Our House of Common Weeds – closing event
Friday 24 November 6-11pm with performance by Carl Gent + karaoke with live link-up to The Bowling Green pub in Wigan
Exhibition open until 25 November 2017, open Wed-Sat 12-6pm or by appointment
Verity Birt (London, UK), Fourthland (London, UK), Carl Gent (London, UK), Anna FC Smith (Wigan, UK), Andrea Williamson (Montreal, Canada). Curated by Nathalie Boobis
A new performance by Carl Gent will take place on top of and around the sculptural landscape of their work, The Master’s Tools Will Never Dismantle the Master’s House, to conclude the life of the sculpture. During the course of Our House of Common Weeds, Gent’s auto-fictive sculpture has printed out artefacts, new writing, images and source material pertaining to the lives of Cynethryth, 8th century Queen of the Mercians; Kwenthrith, fictional Mercian queen from the History Channel’s Vikings TV series; and Kate Marsden, 19th century explorer and missionary. Alongside these printouts (many of which have become water-stained by the sculpture’s central cesspit) aluminium dinars emblazoned ‘Regina Cyneðryð’ have been scattered in and around the central pool. During the closing event, Gent will take cues from these elements, that have been altered directly by the sculpture, to perform the dramatic refictionalisation of Cynethryth’s life.
The event will conclude with karaoke hosted by Anna FC Smith, whose work in the exhibition, The Bacchae: And in their companies deep wine-jars stand, forever and anon, is inspired by the specific setting of The Bowling Green pub in Wigan and its regular karaoke nights. Having developed the work with the pub’s patrons and landlady (Nancy Jones), the closing event will incorporate a live link-up to the pub, extending the jubilant revelry, celebration, intoxication and community of The Bowling Green into the gallery for the night.
Our House of Common Weeds is a group exhibition curated by Nathalie Boobis for Res. featuring new work by artists Verity Birt, Fourthland, Carl Gent, Anna FC Smith & Andrea Williamson. It is the result of an eighteen month process of collaborative research into knowledge and ideas ravaged in the path of progress but still latent within stories, rituals, our bodies and the landscape. The artworks within Our House of Common Weeds suggest a constellation of other possible futures built with the disenfranchised wisdom from the realms of female, folk and indigenous cultures, prehistory, the ‘irrational’ and the non-human.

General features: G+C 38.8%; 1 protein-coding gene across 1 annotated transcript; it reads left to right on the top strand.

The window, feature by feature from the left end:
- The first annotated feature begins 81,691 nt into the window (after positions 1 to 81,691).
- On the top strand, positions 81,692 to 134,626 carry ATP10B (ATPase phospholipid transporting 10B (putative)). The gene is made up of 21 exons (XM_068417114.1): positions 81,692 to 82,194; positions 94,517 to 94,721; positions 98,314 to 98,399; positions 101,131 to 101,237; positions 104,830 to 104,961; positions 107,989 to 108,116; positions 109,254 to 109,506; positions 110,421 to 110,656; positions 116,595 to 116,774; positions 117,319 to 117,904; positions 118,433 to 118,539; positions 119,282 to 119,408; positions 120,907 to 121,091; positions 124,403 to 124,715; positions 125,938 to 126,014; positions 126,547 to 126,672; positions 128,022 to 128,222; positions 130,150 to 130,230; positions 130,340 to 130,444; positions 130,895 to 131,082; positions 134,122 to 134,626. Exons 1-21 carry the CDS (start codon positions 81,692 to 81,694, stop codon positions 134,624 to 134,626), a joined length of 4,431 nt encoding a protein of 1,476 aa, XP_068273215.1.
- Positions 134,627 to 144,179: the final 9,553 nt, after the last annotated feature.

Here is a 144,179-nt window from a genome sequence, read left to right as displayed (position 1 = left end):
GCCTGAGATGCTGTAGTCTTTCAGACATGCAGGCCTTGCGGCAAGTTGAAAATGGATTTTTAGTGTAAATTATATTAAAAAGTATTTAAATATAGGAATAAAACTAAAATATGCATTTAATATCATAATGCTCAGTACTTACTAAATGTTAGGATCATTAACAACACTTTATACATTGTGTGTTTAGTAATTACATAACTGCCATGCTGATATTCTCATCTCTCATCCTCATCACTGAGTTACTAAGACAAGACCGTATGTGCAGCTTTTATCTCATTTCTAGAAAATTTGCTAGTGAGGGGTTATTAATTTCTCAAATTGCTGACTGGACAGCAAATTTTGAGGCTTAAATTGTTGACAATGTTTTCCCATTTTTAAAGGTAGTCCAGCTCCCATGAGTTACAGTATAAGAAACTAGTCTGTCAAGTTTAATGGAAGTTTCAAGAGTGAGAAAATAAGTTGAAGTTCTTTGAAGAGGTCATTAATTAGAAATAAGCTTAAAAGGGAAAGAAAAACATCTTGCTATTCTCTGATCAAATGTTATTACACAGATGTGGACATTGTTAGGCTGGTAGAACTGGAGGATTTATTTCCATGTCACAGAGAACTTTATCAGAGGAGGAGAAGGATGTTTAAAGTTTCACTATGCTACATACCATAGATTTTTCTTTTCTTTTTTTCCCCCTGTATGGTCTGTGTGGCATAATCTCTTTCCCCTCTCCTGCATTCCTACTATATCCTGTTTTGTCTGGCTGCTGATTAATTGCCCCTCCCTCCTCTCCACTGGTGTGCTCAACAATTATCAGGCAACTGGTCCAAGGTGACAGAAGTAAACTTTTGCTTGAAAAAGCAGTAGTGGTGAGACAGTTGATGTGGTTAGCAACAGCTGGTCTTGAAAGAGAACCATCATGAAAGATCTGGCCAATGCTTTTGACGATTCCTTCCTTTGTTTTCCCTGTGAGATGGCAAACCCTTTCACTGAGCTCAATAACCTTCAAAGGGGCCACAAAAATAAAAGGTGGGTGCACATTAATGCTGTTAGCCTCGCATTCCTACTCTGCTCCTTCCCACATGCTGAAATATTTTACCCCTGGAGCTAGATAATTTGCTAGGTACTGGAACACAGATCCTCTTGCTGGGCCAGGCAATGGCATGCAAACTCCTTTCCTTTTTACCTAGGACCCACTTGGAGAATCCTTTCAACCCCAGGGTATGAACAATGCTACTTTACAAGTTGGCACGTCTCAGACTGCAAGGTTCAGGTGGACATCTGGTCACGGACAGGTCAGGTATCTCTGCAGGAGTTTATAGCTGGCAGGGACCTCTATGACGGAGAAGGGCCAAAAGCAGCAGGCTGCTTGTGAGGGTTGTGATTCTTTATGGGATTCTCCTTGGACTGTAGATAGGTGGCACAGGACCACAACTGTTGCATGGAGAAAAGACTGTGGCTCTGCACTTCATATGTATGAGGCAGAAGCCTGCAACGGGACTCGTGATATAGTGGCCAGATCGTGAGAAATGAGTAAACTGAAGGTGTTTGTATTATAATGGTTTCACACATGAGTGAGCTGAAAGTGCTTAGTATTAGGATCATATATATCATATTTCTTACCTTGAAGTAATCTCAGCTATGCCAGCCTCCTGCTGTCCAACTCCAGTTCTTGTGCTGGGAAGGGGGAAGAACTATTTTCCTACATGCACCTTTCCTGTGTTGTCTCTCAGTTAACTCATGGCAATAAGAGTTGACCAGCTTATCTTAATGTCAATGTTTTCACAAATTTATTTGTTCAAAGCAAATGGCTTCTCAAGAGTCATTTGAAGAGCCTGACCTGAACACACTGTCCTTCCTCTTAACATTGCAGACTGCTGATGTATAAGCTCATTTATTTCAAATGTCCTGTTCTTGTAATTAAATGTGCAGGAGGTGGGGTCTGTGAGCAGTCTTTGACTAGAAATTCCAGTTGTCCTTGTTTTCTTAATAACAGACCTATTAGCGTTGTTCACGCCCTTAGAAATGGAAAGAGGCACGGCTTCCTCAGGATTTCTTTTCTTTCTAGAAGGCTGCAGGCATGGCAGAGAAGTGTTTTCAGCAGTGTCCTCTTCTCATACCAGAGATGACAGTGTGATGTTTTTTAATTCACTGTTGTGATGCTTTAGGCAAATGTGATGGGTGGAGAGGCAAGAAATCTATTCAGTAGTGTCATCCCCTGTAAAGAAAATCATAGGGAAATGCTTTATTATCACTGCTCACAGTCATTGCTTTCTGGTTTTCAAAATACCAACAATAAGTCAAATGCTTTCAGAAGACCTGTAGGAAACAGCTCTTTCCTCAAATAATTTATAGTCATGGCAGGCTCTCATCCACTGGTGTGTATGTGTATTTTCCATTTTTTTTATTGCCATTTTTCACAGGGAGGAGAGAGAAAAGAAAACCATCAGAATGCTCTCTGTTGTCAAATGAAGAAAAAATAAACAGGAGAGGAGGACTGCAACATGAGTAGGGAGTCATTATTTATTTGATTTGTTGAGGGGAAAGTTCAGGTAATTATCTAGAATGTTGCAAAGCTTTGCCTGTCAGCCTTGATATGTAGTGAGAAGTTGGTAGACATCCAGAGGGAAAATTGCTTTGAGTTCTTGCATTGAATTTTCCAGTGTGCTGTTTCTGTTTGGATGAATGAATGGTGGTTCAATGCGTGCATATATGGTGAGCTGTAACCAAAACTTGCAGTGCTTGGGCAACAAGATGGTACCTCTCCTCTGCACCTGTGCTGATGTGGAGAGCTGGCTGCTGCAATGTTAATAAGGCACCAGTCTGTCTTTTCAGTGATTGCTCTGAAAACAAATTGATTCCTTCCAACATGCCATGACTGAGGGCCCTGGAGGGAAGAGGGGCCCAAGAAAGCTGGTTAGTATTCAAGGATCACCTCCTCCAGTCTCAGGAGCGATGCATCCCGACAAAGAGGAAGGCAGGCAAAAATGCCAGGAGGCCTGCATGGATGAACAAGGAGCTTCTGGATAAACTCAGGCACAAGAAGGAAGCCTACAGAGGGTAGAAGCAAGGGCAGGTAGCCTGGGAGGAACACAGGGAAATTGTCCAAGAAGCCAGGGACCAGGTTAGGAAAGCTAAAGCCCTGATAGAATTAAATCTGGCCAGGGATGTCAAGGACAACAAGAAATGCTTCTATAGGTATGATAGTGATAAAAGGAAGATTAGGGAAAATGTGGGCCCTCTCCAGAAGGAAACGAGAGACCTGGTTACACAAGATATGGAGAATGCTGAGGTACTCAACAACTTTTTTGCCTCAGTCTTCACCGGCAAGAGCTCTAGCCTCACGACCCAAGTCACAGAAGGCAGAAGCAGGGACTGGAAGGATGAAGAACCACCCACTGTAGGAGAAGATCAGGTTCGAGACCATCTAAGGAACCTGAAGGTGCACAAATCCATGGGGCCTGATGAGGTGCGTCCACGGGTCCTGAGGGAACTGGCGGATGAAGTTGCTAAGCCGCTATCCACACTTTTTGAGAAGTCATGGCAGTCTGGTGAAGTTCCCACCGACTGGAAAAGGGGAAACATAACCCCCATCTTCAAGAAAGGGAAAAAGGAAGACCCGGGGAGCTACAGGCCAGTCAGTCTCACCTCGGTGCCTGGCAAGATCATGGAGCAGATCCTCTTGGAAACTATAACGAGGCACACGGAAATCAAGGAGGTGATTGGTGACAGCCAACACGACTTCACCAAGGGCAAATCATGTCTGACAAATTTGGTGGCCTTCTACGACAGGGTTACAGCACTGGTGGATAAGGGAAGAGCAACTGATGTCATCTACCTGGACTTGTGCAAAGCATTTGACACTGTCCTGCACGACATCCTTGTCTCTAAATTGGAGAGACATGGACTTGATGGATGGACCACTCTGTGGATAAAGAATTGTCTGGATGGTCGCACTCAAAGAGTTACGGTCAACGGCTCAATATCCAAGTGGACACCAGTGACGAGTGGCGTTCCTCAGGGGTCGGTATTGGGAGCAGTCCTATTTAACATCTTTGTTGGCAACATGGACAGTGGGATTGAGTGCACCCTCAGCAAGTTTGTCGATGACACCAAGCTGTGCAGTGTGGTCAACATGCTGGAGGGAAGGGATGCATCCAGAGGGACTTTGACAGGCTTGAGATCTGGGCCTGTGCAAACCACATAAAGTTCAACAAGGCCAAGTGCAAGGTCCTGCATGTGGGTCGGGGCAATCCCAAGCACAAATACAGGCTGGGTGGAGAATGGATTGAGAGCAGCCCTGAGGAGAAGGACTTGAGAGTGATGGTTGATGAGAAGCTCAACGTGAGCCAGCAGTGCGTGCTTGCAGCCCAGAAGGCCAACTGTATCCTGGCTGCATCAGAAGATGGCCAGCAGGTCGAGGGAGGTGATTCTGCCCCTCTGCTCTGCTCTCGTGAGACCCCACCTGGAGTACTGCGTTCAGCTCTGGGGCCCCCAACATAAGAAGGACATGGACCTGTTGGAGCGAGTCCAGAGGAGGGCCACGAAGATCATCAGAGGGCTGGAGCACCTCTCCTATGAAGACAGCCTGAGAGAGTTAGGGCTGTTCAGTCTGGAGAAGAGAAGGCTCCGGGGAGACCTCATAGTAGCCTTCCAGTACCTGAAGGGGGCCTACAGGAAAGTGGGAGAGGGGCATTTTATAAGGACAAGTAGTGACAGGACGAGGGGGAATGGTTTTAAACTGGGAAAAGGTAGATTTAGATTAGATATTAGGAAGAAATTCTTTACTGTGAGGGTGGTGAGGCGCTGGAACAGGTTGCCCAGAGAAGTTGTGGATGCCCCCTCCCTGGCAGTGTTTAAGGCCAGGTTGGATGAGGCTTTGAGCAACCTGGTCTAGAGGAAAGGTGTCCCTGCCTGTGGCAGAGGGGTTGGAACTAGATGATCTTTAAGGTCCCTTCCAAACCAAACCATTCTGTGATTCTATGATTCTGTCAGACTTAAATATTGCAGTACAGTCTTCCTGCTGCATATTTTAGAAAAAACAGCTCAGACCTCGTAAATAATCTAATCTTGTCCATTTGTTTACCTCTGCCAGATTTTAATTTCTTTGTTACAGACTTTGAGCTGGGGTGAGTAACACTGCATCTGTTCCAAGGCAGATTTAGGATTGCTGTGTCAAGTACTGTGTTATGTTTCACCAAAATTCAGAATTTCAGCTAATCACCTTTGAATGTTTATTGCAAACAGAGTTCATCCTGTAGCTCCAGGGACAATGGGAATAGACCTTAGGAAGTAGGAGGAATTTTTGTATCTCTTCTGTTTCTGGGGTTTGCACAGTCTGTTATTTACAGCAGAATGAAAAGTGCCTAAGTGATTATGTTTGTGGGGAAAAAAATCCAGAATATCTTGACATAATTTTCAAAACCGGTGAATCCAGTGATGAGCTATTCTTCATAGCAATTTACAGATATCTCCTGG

The forms of collaboration through which each artist has developed their ideas are directly reflective of the content of the work. Verity Birt’s sound, video and sculptural pieces exploring feminine mythologies, collectivity and prehistoric rock art have been realised through vocal workshops with Newcastle-based women’s choir, SHE, at Lordenshaw Channel and Roughting Lynn, Neolithic sites in Northumberland. Carl Gent’s folkloric well sculpture is the result of long term research into the fictions and mythologies of the Mercian Queen Cynethryth, the Victorian explorer Kate Marsden and conversations with the storytelling duo, Sheaf+Barley. Fourthland’s installation evoking a domestic scenario of matriarchal reign results from workshops with Xenia, an English language and friendship group for migrant women learning English and English-speaking women in Hackney, London. Anna FC Smith’s festive sculpture, video and sound work on the collective potential of communal intoxication, singing and revelry has been developed in collaboration with regular karaoke-goers at The Bowling Green pub in Wigan and its landlady Nancy Jones. Andrea Williamson’s large scale watercolour and pencil dreamscapes are developed in collaboration with the public archive of Canadian endangered species and the online dream-sharing community, r/Dreams.
The works in the exhibition bear traces of lived experience that the artists have identified as potent ingredients for other possible futures. Our House of Common Weeds proposes the aesthetic experience of the artworks as a set of tools for activating disenfranchised knowledge and interrupting the singular version of the future that is currently unfolding.
A limited edition zine featuring aspects of the research process, an essay by the curator and contributions by each of the exhibiting artists will be available to buy from Res. at the opening and throughout the duration of the exhibition.
For further information: firstname.lastname@example.org and email@example.com
Supported using public funding by the National Lottery through Arts Council England
Res., Connect Exchange, Newbridge Project, SPACE, Xenia, The Bowling Green
Image: detail from – The Master’s Tools Will Never Dismantle the Master’s House by Carl Gent, 2017 – photo by Tim Bowditch